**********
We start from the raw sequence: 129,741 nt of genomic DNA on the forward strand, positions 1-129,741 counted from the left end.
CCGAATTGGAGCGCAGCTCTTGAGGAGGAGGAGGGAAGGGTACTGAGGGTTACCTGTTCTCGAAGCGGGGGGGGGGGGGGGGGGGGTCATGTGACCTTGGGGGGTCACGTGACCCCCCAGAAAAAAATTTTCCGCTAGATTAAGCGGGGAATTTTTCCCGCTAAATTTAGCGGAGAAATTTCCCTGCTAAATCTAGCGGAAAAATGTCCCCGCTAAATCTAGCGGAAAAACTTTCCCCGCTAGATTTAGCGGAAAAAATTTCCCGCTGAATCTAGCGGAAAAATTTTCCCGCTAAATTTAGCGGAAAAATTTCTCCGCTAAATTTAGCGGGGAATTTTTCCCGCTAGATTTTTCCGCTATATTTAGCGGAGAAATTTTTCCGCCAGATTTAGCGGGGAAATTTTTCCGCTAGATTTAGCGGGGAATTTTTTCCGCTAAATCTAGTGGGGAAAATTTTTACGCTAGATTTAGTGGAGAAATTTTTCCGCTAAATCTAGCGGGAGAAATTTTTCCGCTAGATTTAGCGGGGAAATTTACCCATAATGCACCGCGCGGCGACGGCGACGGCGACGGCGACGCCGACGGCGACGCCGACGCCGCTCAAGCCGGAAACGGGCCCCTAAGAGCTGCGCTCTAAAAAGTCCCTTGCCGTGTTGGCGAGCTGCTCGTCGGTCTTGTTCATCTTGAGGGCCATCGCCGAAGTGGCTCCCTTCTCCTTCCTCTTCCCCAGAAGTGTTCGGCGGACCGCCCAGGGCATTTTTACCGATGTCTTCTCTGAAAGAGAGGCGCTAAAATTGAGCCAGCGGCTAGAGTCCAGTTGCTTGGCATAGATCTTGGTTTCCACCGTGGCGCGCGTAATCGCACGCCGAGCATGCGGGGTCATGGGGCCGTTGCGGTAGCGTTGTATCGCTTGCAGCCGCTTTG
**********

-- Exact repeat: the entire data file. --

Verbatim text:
We start from the raw sequence: 129,741 nt of genomic DNA on the forward strand, positions 1-129,741 counted from the left end.
CCGAATTGGAGCGCAGCTCTTGAGGAGGAGGAGGGAAGGGTACTGAGGGTTACCTGTTCTCGAAGCGGGGGGGGGGGGGGGGGGGGTCATGTGACCTTGGGGGGTCACGTGACCCCCCAGAAAAAAATTTTCCGCTAGATTAAGCGGGGAATTTTTCCCGCTAAATTTAGCGGAGAAATTTCCCTGCTAAATCTAGCGGAAAAATGTCCCCGCTAAATCTAGCGGAAAAACTTTCCCCGCTAGATTTAGCGGAAAAAATTTCCCGCTGAATCTAGCGGAAAAATTTTCCCGCTAAATTTAGCGGAAAAATTTCTCCGCTAAATTTAGCGGGGAATTTTTCCCGCTAGATTTTTCCGCTATATTTAGCGGAGAAATTTTTCCGCCAGATTTAGCGGGGAAATTTTTCCGCTAGATTTAGCGGGGAATTTTTTCCGCTAAATCTAGTGGGGAAAATTTTTACGCTAGATTTAGTGGAGAAATTTTTCCGCTAAATCTAGCGGGAGAAATTTTTCCGCTAGATTTAGCGGGGAAATTTACCCATAATGCACCGCGCGGCGACGGCGACGGCGACGGCGACGCCGACGGCGACGCCGACGCCGCTCAAGCCGGAAACGGGCCCCTAAGAGCTGCGCTCTAAAAAGTCCCTTGCCGTGTTGGCGAGCTGCTCGTCGGTCTTGTTCATCTTGAGGGCCATCGCCGAAGTGGCTCCCTTCTCCTTCCTCTTCCCCAGAAGTGTTCGGCGGACCGCCCAGGGCATTTTTACCGATGTCTTCTCTGAAAGAGAGGCGCTAAAATTGAGCCAGCGGCTAGAGTCCAGTTGCTTGGCATAGATCTTGGTTTCCACCGTGGCGCGCGTAATCGCACGCCGAGCATGCGGGGTCATGGGGCCGTTGCGGTAGCGTTGTATCGCTTGCAGCCGCTTTG